If ever there were a situation where violence could be justified, it would have been against the military junta in Chile led by Augusto Pinochet. He and his generals had overthrown a constitutional government and were now murdering, torturing, imprisoning, and persecuting citizens whose radical sin had been to imagine a world where you would not need to massacre your opponents in order to allow the waters of justice to flow.
The Dogs of Mississippi and Valparaiso
And yet, very wisely, almost instinctively, the Chilean resistance embraced a different route: slowly, resolutely, dangerously taking over every possible inch of public space in the country, isolating the dictatorship inside and outside our nation, making Chile ungovernable through civil disobedience. It was not entirely different from the strategy that the civil rights movement had espoused in the United States; and, indeed, I never felt closer to Martin Luther King than during the 17 years it took us to free Chile of the dictatorship.
His words to the militants who thronged to Washington in 1963, demanding that they not lose faith, resonated with me, comforted my sad heart. He was speaking prophetically to me, to us, when he said, "I am not unmindful that some of you have come here out of great trials and tribulations. Some of you have come fresh from narrow cells."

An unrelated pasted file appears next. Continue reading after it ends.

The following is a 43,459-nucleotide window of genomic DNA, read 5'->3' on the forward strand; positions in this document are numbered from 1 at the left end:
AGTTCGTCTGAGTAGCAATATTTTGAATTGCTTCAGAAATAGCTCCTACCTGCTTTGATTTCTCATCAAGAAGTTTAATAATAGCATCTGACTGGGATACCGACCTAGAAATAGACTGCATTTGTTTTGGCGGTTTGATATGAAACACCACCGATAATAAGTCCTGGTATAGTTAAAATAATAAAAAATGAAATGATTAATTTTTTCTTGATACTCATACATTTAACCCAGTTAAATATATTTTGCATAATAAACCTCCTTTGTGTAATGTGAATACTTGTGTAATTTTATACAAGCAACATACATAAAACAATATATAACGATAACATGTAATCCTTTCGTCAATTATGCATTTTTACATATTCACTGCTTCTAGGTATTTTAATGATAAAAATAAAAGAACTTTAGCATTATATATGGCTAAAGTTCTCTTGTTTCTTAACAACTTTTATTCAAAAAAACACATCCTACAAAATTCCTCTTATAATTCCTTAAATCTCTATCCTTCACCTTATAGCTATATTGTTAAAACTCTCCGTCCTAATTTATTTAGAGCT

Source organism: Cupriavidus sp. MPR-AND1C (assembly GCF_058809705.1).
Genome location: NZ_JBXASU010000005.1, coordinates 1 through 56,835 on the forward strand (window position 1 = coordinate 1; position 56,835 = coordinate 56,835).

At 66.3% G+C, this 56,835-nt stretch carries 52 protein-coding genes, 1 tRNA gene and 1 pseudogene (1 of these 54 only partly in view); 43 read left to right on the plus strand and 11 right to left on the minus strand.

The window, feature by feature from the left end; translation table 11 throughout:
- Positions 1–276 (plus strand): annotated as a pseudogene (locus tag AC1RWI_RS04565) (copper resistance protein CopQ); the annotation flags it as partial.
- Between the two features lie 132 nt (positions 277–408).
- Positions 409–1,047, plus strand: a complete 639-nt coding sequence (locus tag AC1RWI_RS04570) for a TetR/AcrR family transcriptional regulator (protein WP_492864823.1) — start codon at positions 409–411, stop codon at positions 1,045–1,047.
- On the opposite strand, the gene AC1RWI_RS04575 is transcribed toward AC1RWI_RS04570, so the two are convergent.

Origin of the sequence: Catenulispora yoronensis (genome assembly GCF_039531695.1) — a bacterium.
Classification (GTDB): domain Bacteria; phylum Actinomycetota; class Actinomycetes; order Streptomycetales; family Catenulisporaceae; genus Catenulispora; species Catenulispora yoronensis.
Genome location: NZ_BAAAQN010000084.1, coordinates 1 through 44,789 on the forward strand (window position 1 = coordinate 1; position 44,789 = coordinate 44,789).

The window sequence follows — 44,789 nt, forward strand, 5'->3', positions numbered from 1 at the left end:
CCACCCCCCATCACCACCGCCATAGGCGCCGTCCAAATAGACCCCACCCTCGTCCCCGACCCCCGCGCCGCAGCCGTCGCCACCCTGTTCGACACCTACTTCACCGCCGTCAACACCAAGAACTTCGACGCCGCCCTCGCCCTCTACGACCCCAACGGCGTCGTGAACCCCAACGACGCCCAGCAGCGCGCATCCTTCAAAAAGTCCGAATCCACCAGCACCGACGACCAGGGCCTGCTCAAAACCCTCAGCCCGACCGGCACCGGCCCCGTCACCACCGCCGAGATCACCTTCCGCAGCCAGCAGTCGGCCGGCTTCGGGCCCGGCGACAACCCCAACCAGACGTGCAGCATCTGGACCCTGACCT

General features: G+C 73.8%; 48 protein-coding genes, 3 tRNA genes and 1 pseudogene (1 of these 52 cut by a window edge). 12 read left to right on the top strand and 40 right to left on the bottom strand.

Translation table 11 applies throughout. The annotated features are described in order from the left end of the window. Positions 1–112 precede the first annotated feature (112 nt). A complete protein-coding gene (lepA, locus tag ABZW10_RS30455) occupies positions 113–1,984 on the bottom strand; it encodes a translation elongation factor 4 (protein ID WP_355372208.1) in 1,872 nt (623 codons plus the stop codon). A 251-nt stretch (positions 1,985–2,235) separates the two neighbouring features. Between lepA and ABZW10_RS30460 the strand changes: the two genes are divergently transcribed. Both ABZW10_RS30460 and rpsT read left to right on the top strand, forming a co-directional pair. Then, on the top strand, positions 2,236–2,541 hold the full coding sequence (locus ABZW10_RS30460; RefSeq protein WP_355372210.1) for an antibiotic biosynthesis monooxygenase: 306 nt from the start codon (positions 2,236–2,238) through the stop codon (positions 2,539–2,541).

He was speaking to us, to me, when he thundered, "Some of you come from areas where your quest for freedom left you battered by the storms of persecution and staggered by the winds of police brutality. You have been the veterans of creative suffering." He understood that more difficult than going to your first protest was awakening the following morning and heading for the next protest, and then the one after, engaging, that is, in the daily grind of small acts that can lead to large and lethal consequences.
The sheriffs and dogs of Alabama and Mississippi were alive and well in the streets of Santiago and Valparaiso, and so was the spirit that had encouraged defenseless men, women, and children to be mowed down, beaten, bombed, harassed, and yet continue to confront their oppressors with the only weapons available to them: the suffering of their bodies and the conviction that nothing could make them turn back.
Like the blacks in the United States, so in Chile we sang in the streets of the cities that had been stolen from us. Not spirituals, for every land has its own songs. In Chile we sang, over and over, the Ode to Joy from Beethoven's Ninth Symphony, the hope that a day would come when all men would be brothers.
Why were we singing? To give ourselves courage, of course, but not only that. In Chile, we sang and stood against the hoses and tear gas and truncheons, because we knew that somebody else was watching. In this, we were also following in the media-savvy footsteps of Martin Luther King. After all, that mismatched confrontation between a police state and the people was being photographed or filmed and transmitted to other eyes. In the deep south of the United States, the audience was the majority of the American people; while in that other struggle years later in the deeper south of Chile, the daily spectacle of peaceful men and women being repressed by the agents of terror targeted national and international forces whose support Pinochet and his dependent third world dictatorship needed in order to survive.